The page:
[Swimming with the Sharks]
Boys Will Be Boys is a brash and unapologetic dive into the social and sexual politics of the corporate banking world. Notably it contains a thematic parallel that couldn’t be more poignant currently with the national scrutiny of the Chief’s media scandal.
Melissa Bubnic’s play follows the story of Astrid (Amanda Billing), a currency trader convinced of a clear divide between “Boy’s world” and “Girl’s world”, and her young protégé Priya (Vanessa Kumar). Astrid is at first unconvinced with Priya’s ability to swim in the shark tank, but through Priya’s determination Astrid agrees to take her on board. Astrid is no Mother Hen; she slaps Priya with the harsh realities of working as woman trader. Astrid teaches Priya to use her own gender as a weapon in order to survive over the more privileged males around her. She reminds her to be alluring to her clients: “Don’t fuck them but be fuckable”, however, this “fuckability” becomes a double edged sword.
Director Sophie Roberts opens the play with a bang with a rocking spectacle of song, lights and ensemble choreography, and from that moment it’s sink or swim and never ceases for a second. Only Astrid’s intimate, cabaret exchanges with the audience allow for the pace to differ, but the intensity is consistent throughout. Featuring songs by iconic female singers, such as Nina Simone and Etta James, these exchanges give Amanda Billing the chance to show off her powerful voice, backed up by the talented Elena Šiljiс́ on guitar, and the ensemble. Billing’s take on Astrid is impressively layered, notably coming forth in her exchanges with her lover-cum-employee, Isabelle. Jennifer Ludlam steals the show with her performance as Astrid’s passively tenacious boss, Arthur, epitomising the frightening omniscience of those in power. In a strong contrast Luci Hare’s comedically precise browbeaten Harrison shows another facet to the stereotypes usually associated with men like him.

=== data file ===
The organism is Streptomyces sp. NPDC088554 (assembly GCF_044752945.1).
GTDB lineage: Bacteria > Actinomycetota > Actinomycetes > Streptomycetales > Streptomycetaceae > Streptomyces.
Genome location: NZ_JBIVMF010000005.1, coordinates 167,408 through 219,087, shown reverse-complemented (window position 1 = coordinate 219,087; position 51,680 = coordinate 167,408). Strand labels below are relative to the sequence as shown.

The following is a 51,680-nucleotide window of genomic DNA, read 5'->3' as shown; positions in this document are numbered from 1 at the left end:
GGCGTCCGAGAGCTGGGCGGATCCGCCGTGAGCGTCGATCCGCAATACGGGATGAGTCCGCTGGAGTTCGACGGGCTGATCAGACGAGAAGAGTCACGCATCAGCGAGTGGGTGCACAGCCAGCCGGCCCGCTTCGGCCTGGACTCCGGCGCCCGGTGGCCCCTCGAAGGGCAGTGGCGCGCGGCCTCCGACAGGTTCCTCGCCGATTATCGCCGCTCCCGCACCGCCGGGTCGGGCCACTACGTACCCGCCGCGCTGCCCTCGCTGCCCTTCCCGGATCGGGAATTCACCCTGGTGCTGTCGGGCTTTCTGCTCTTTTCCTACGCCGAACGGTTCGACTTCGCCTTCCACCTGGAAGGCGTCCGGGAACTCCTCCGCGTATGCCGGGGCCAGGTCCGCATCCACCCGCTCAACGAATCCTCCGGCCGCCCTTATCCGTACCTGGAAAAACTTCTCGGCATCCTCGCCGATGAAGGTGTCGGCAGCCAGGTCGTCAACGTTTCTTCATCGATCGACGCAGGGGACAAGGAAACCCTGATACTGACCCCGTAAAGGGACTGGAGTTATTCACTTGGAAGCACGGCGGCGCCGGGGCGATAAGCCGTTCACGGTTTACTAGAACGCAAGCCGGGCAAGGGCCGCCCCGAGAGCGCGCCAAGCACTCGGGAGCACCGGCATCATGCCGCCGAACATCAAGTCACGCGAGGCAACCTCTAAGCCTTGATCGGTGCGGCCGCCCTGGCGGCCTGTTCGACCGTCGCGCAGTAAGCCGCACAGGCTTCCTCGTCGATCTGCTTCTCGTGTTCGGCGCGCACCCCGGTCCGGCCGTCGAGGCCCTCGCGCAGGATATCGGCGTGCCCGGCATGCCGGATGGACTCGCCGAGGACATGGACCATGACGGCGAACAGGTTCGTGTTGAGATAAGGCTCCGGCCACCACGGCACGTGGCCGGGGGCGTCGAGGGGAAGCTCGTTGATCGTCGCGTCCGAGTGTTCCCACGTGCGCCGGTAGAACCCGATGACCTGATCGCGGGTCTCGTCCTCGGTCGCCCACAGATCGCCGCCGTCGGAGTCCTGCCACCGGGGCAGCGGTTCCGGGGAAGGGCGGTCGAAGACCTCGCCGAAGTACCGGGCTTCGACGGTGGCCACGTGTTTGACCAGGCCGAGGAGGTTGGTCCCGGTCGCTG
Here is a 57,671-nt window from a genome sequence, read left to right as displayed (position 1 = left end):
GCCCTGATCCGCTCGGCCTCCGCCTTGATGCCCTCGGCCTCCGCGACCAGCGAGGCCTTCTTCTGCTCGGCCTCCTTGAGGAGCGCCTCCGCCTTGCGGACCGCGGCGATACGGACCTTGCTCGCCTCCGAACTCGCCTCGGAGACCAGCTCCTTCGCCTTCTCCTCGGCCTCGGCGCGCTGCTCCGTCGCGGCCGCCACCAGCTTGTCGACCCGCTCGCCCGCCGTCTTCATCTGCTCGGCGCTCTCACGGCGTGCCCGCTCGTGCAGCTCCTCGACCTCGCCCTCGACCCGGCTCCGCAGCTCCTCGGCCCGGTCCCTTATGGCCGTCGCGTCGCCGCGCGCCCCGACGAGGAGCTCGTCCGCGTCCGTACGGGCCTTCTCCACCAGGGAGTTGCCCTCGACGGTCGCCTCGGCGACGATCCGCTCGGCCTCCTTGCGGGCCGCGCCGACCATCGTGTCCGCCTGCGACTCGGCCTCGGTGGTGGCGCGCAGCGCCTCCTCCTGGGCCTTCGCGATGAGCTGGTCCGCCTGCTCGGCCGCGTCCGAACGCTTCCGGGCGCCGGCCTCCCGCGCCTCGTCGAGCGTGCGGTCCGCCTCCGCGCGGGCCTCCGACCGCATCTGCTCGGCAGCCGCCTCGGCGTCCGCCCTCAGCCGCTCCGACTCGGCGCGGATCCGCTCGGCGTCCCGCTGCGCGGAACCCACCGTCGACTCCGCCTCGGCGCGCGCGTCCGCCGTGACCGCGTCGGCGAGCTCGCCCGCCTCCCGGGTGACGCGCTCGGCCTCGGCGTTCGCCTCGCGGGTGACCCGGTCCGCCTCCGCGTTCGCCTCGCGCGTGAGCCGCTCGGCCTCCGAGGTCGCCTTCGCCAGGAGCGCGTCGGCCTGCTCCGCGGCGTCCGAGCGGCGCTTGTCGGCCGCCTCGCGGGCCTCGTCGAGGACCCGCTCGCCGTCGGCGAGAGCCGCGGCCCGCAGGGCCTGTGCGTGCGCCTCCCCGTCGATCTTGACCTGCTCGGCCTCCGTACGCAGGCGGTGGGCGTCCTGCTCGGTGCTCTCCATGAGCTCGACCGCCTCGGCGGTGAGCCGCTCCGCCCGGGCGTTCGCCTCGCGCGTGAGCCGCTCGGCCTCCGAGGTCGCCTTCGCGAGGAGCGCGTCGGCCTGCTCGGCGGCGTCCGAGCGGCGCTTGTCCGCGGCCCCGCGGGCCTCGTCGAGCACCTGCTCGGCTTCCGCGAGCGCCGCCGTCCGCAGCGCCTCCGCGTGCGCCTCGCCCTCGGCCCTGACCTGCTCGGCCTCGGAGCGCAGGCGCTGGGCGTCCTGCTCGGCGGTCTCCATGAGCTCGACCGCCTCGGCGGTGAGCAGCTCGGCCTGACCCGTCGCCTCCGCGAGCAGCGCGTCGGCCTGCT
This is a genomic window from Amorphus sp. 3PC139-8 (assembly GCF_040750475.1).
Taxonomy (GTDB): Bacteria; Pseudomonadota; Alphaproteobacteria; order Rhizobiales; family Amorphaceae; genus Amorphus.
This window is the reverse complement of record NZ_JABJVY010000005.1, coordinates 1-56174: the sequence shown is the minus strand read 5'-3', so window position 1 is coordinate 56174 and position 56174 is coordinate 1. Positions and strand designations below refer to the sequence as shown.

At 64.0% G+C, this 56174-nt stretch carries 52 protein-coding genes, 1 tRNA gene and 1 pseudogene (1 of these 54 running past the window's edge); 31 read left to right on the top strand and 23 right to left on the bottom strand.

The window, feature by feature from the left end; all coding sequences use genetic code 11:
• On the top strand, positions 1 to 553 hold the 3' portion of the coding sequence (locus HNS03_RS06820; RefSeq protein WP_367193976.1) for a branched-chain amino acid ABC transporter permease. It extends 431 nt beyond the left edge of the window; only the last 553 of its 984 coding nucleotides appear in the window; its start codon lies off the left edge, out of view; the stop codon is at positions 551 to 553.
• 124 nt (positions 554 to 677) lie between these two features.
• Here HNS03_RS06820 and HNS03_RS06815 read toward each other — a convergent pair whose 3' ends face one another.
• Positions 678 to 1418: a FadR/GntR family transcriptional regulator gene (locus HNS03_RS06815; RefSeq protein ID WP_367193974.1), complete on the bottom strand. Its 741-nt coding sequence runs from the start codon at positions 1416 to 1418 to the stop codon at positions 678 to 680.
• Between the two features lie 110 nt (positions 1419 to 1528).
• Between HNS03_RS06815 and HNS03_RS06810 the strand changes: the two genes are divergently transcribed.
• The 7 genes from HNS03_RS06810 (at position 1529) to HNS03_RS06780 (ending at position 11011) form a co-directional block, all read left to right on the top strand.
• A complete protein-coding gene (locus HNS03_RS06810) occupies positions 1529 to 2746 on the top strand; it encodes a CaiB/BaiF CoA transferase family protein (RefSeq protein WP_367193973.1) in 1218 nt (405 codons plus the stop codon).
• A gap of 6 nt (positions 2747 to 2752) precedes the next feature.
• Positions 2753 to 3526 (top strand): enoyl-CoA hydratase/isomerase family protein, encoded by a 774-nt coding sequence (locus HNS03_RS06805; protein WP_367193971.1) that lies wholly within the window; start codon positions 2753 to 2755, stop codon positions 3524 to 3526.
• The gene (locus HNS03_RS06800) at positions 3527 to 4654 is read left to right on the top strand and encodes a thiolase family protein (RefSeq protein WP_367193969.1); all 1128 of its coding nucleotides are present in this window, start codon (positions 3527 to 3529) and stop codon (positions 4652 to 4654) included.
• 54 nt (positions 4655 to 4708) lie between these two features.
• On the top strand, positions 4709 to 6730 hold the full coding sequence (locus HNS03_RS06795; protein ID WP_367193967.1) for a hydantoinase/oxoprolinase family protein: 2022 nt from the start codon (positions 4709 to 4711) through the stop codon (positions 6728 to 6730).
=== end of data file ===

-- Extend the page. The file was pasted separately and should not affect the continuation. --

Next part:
It is still unusual to watch a play where the dialogue is dominated by women. Even so, there is an underlying feeling that this is still not their space in which to speak. At times the speedy delivery seems to come out of necessity rather than actual power, which gives a touch of desperation to certain exchanges and solidifies Astrid’s ideology. Setting the action within the cut-throat world of investment banking further serves to highlight this view; Astrid sets out to prove that to survive you essentially have to distance yourself from your gender, yet even as a self-proclaimed “man who sits to pee”, Astrid soon realises that ultimately no matter who you present yourself to be on the outside, “they will never, ever forget that you have a vagina”. Despite the poignancy of Astrid’s words it is through her relationship with Priya that the play explores more than gender politics, but also considers the complexities of rape culture alongside the female against female culture bred in our patriarchal society. Women are presented every day with choices, sometimes the lesser of multiple evils, in order to succeed, and for some reason this is normality.
The world has slowly begun to take notice of the injustices of gender imbalance, and this play serves to highlight the ramifications. Whilst Bubnic does not tackle gender beyond the binary of men vs. women, she does reveal the patriarchy embedded deep within our lives, which once laid bare and dealt with, can only pave the way forward for more liberation across society.
When the ramifications of sexual assault have recently resulted in the slander of a woman in New Zealand’s media, plays such as Boys Will Be Boys are needed more than ever.
Boys Will Be Boys plays at Q until 24 Sept. Details see Silo.